I always feel humbled, grateful, and somewhat awkward when I see soldiers at the airport. Is it appropriate to talk to them? Certainly I have nothing in common with their most immediate experience.
Sometimes it’s a man in his mid 40s. You see the wedding band and know that he has someone he’s leaving behind, maybe a full family. Sometimes it’s a woman in her mid 30s. She couldn’t wait to start a family, and they make it work with her deployment.
Sometimes their unit patches or their carry ons tell you whether they are career soldiers or reservists. Every single one of them is a normal person who struggles with family, money issues, life aspirations. And on top of everything else they have chosen to shoulder an incredible burden.
An hour ago, we went through security at Reagan. The woman in front of me has silver matching Tumi luggage, a French manicure, a designer down parka, and a bunch of fabulous accessories that I’ve never seen before but look really expensive. She’s really put herself together for this trip.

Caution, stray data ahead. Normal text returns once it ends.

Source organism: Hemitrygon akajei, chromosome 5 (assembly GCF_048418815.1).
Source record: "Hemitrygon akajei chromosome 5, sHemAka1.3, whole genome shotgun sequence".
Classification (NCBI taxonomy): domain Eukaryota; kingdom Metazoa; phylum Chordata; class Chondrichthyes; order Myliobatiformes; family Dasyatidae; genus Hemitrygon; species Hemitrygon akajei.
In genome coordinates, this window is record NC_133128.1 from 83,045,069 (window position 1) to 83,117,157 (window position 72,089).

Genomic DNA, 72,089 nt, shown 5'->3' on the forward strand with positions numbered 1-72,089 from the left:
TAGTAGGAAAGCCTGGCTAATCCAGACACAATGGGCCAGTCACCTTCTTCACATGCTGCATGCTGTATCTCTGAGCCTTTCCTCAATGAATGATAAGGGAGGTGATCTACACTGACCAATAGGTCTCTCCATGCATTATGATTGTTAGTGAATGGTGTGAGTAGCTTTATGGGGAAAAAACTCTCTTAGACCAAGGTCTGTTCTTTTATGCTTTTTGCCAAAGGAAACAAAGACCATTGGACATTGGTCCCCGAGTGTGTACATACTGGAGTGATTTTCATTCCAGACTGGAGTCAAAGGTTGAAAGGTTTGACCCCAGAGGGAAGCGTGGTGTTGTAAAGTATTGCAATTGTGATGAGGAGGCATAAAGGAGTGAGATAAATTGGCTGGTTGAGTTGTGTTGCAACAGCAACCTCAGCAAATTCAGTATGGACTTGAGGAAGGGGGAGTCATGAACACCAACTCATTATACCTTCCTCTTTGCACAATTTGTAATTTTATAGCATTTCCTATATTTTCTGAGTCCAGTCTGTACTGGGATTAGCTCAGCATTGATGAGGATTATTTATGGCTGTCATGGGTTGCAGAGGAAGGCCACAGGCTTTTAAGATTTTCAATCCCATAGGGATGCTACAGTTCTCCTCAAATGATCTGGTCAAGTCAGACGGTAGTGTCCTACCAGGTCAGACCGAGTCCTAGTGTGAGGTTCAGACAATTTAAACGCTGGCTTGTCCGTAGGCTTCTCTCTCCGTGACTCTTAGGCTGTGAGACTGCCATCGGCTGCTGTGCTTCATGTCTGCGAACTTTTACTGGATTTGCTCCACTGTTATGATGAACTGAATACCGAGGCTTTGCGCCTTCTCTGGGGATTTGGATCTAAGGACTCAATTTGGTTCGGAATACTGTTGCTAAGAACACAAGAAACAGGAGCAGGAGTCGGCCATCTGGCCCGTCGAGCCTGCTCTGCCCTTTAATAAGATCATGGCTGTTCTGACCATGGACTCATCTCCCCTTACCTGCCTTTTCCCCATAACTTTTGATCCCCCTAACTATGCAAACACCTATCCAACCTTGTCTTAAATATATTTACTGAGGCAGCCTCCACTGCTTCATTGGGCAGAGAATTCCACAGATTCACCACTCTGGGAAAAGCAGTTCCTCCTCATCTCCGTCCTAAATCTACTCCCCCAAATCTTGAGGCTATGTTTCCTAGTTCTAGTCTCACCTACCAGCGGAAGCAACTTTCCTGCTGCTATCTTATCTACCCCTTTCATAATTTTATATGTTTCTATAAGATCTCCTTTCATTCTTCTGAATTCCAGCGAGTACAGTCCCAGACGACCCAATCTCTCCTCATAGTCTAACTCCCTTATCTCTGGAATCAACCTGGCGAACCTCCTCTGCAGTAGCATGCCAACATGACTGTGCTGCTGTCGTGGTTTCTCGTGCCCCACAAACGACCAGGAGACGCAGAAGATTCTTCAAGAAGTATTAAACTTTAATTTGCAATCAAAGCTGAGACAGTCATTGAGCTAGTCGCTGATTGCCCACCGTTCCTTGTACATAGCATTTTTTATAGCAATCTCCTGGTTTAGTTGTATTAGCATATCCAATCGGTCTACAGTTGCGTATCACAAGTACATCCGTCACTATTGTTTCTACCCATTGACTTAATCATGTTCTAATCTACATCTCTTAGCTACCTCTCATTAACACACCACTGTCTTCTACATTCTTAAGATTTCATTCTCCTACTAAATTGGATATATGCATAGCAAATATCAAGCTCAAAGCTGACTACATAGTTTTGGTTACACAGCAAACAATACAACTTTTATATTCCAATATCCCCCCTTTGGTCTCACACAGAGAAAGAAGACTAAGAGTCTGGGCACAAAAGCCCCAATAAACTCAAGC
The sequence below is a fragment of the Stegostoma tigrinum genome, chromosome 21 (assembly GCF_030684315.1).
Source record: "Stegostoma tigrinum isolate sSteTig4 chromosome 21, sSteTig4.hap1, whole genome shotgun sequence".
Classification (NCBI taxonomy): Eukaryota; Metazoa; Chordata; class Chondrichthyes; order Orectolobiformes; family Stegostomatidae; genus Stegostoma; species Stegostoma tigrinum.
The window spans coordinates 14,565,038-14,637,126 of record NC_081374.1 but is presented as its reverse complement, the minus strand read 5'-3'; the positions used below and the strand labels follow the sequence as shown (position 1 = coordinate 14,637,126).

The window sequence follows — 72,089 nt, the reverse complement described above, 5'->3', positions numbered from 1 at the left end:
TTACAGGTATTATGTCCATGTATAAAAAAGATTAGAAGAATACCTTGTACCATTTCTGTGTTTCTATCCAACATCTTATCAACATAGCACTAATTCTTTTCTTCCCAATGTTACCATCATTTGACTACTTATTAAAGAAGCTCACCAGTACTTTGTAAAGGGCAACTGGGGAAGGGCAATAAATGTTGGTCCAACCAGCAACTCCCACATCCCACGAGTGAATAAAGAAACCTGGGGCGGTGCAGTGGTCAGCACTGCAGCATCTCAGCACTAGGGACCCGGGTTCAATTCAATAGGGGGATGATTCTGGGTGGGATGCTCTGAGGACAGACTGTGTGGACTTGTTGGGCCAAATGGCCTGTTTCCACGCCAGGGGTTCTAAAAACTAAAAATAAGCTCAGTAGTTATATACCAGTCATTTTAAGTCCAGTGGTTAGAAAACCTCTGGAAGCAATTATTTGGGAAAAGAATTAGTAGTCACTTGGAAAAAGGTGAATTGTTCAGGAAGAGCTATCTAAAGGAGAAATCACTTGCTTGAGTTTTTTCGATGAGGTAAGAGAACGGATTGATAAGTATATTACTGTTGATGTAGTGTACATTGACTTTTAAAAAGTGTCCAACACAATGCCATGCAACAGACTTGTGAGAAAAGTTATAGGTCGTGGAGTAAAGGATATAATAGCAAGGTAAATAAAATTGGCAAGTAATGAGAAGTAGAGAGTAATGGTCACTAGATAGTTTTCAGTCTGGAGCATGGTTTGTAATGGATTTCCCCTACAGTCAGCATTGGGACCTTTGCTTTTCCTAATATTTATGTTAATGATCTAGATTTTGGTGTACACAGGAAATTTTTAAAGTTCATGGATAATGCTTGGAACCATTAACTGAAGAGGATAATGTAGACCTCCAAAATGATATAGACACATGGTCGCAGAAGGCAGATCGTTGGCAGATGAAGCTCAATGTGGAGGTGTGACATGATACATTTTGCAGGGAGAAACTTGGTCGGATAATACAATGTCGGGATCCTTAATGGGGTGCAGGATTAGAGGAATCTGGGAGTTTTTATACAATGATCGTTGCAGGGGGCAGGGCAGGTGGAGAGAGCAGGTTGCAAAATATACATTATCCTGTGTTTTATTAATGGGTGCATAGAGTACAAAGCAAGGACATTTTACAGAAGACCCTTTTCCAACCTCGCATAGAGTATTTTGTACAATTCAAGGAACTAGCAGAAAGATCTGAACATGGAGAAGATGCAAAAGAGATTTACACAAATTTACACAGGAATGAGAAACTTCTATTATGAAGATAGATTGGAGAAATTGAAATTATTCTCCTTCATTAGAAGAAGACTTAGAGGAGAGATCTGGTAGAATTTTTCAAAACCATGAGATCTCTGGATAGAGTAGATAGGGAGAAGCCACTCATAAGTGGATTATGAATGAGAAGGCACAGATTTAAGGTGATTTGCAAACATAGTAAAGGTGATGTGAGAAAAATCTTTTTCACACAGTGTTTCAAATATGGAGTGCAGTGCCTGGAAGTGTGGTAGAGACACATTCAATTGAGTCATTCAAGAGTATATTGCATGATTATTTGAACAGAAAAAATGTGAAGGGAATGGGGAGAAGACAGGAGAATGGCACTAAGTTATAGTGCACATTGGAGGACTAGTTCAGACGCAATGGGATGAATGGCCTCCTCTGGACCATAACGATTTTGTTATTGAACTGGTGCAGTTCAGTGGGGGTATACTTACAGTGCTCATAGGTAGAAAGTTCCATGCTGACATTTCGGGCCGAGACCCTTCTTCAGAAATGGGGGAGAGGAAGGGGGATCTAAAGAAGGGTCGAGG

The kid 10 feet behind me is in his mid 20s, and the first thing I see is his cane, the second the digital camo pattern on his rucksack, and then his high and tight haircut. He’s probably infantry. His face is wrinkled and hints at
He’s so polite. The woman behind him is asking him all sorts of personal questions, the kind you sometimes don’t mind answering but can be irritating when you don’t feel like making small talk or are occupied with something else. “Yes, ma’am…”, “No ma’am” is how he begins all of his answers. Most of his answers are curt but still convey an enormous story. Why is he in Washington? He is being treated at Walter Reed. Where is he going? Oklahoma. How is it there? There’s 2 things you can never predict about Oklahoma, the people and the weather.
Is he excited to go home for the holiday? Yes. This is the first time he’s been home for Christmas in 5 years.
I’m speechless. I’m overwhelmed.